19 thoughts on “The Great Indian Joint Family

  1. I have seen this happen to one woman and no one came to rescue her. She lived like that, and everybody talks about her story, her kids remember her lovingly, but what kind of life was hers? I was too young then, she was an aunt. So I can truly appreciate this wonderful woman who did not ignore this poor girl. Hats off to her!!! Who is she?

    An aunt of mine. My cousin was behaving like a jerk – and she fought with him for her own daughter in law

  2. Sub-continent, as I see, is going through a diverse change, where the women are being emancipated by the men. But the problem lies in the fact that the man who emancipates woman is her father while the one who is her husband is NOT yet ready to accept her that much emancipated…

    It rings true Afaque. My husband never understood why I needed to work, why I needed to a vehicle to drive, or have my own friends.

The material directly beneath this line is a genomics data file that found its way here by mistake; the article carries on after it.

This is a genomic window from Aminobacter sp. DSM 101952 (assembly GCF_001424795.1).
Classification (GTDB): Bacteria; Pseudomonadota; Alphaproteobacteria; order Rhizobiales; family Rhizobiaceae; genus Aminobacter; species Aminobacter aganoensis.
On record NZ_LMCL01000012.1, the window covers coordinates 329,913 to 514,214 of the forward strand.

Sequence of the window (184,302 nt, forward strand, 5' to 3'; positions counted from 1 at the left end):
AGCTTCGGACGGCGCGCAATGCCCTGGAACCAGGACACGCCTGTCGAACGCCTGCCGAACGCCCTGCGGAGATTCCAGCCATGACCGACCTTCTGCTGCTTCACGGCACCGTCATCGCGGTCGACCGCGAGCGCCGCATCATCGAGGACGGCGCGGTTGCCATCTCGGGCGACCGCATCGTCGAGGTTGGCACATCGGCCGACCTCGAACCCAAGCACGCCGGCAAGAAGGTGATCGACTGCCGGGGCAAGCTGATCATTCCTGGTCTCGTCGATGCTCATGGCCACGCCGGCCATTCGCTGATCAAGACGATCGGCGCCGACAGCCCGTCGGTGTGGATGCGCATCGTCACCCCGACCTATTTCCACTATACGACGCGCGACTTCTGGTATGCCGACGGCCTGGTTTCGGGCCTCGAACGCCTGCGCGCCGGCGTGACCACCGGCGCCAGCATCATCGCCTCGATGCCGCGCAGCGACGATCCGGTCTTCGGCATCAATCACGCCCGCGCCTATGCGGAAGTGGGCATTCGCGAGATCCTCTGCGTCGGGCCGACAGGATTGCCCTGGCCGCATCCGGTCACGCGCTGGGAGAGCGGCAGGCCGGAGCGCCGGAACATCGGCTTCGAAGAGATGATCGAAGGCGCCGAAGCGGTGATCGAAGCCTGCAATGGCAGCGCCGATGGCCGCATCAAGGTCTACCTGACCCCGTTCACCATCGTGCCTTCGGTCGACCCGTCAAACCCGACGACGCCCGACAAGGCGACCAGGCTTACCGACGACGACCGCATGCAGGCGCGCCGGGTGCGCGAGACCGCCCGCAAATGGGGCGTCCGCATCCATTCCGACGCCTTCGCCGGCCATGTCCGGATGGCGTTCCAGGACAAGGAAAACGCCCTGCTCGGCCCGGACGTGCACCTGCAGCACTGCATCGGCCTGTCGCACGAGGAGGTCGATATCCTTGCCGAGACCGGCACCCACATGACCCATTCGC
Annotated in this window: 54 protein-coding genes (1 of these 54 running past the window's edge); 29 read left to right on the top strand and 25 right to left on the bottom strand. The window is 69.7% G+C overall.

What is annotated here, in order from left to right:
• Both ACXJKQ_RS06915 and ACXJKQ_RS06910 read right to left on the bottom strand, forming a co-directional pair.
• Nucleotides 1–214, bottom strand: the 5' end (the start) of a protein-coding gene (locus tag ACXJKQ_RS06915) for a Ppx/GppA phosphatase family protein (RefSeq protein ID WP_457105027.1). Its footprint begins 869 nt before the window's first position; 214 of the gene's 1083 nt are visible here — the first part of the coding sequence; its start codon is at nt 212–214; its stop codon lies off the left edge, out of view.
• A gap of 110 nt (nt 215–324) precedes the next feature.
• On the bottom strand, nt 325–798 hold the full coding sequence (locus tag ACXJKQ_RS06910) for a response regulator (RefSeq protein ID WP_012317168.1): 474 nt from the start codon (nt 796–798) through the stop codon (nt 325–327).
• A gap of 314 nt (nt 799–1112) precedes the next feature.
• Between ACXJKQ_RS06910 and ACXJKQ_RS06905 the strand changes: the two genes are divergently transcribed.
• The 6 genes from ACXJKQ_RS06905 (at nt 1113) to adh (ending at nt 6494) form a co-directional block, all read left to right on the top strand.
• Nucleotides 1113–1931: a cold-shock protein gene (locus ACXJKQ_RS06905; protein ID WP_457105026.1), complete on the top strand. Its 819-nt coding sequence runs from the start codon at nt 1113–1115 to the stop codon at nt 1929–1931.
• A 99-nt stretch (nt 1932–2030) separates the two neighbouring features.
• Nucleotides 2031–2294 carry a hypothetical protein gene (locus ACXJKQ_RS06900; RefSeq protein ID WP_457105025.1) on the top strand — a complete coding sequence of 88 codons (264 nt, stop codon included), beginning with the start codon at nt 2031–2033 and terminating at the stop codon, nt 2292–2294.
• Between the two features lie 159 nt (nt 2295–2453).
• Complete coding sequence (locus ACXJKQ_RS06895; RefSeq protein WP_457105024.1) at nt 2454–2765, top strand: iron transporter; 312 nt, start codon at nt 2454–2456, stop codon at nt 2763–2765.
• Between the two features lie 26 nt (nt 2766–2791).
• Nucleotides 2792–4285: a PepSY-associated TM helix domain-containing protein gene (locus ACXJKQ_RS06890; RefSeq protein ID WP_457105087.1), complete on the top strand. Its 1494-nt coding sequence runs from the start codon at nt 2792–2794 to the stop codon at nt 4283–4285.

Your story shows an ideal or close to ideal situation where the MIL encourages her DIL. But I don’t think so its a very common phenomenon. Whatever the reason might be but MILs most of the times support their son, usually to get his attention.

    It is not a story – this actually has happened in my family

  3. This is truly an admirable state of affairs! Kudos to the lady who stood up for her Bahu! We need this tribe to increase!…am glad that it is finally happening!….and one big round of applause to You, Ritu for highlighting it!:-)…Good for you!

    All the applause for her, yaar. I only blogged about it

  4. Wow Ritu, Please convey our compliments to her.
    It requires some guts to go against one’s own child-especially when one knows he/she is in the wrong.
    Love is one thing, blindness to the child’s faults is another. This lady deserves loads of hugs from all of us. Please do convey our wishes.

    She is a simple soul. When I showed my appreciation, she was embarassed. In her mind, all she did was be a mother. This is my way of showing appreciation

  5. Standing ovation for the mom! Brilliant work! Rarely do we see a mom siding with the daughter-in-law. Please give my bestest to her! She is one helluva lady!